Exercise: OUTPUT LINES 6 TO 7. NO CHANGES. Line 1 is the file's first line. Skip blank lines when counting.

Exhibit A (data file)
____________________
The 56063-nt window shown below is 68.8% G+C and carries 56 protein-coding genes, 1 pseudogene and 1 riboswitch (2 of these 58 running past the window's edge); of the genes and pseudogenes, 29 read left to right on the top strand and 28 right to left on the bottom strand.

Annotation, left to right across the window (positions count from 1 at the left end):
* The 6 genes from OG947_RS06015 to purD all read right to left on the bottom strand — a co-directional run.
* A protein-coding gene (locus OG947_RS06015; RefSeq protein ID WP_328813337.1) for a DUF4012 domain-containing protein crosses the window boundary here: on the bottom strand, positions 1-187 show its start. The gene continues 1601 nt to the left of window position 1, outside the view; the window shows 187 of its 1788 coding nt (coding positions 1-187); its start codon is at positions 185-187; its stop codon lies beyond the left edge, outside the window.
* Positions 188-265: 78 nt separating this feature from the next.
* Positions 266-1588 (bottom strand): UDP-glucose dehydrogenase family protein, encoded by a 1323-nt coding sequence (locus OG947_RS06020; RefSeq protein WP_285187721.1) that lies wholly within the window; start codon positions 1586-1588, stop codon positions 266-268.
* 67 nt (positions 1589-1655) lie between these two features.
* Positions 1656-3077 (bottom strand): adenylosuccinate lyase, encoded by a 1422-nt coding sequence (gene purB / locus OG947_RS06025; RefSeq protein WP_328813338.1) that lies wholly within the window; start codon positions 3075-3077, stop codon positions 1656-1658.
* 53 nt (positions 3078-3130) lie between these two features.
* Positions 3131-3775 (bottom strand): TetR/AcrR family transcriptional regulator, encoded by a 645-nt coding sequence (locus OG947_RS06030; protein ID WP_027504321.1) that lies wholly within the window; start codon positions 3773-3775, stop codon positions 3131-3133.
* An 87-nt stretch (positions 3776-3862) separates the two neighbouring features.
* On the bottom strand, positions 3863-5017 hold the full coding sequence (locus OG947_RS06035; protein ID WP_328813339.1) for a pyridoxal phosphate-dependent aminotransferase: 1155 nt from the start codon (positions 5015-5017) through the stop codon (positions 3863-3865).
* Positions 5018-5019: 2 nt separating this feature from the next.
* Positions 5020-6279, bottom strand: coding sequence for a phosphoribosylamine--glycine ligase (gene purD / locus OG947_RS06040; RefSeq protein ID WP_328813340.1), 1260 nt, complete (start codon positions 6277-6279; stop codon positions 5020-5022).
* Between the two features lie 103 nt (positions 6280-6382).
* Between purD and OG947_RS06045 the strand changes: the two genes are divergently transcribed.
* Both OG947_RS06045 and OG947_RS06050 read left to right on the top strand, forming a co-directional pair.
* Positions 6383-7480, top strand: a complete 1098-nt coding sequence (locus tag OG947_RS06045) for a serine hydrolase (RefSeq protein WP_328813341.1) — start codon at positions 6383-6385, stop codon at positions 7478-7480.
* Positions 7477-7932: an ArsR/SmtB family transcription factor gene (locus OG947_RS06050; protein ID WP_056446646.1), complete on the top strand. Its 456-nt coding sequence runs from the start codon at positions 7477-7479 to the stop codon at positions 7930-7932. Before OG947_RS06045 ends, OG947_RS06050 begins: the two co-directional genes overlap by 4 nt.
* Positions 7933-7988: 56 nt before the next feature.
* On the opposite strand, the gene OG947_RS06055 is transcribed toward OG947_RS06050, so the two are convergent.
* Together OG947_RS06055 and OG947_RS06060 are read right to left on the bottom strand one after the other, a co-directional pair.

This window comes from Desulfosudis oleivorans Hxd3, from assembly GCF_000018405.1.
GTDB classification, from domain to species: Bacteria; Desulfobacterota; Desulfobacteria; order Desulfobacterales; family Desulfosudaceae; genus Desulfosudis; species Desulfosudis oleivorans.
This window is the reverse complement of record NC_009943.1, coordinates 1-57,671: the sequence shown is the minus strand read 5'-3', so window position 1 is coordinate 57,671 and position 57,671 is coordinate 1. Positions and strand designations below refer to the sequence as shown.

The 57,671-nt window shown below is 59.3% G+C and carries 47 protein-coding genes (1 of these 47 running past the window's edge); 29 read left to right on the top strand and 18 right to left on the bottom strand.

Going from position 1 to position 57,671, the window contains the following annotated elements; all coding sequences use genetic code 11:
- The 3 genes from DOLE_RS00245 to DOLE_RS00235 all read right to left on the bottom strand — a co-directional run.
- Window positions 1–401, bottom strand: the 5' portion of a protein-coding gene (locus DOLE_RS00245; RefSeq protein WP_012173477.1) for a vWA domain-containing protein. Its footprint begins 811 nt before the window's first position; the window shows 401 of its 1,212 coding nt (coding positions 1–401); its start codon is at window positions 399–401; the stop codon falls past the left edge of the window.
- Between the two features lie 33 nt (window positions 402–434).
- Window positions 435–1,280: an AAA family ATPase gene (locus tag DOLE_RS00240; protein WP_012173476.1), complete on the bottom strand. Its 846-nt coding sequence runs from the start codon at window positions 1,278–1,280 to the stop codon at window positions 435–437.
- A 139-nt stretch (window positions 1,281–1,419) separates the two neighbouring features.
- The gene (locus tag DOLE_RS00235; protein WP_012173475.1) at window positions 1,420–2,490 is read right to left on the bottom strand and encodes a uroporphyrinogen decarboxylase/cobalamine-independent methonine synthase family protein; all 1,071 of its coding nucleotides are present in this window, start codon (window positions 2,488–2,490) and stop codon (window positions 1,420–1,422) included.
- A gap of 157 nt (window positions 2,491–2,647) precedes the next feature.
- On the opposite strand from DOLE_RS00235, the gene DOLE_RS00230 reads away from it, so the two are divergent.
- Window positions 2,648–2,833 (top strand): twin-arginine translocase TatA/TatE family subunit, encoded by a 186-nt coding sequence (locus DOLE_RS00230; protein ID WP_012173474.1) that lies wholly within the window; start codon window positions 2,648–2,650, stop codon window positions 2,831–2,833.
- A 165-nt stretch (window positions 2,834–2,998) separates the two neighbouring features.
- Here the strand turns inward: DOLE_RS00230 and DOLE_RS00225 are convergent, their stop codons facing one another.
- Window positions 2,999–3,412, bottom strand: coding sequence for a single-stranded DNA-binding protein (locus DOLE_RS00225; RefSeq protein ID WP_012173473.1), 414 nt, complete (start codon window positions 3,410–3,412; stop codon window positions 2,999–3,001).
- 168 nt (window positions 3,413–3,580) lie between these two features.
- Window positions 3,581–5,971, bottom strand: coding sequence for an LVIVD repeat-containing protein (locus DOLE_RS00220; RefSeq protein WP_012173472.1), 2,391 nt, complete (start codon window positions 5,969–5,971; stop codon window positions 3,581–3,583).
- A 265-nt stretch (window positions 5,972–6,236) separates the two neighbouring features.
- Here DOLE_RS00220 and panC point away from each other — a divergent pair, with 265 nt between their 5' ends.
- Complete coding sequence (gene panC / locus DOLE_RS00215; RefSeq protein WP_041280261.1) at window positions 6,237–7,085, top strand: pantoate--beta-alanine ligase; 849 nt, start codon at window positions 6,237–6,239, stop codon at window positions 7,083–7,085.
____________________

* Positions 266-1588 (bottom strand): UDP-glucose dehydrogenase family protein, encoded by a 1323-nt coding sequence (locus OG947_RS06020; RefSeq protein WP_285187721.1) that lies wholly within the window; start codon positions 1586-1588, stop codon positions 266-268.
* 67 nt (positions 1589-1655) lie between these two features.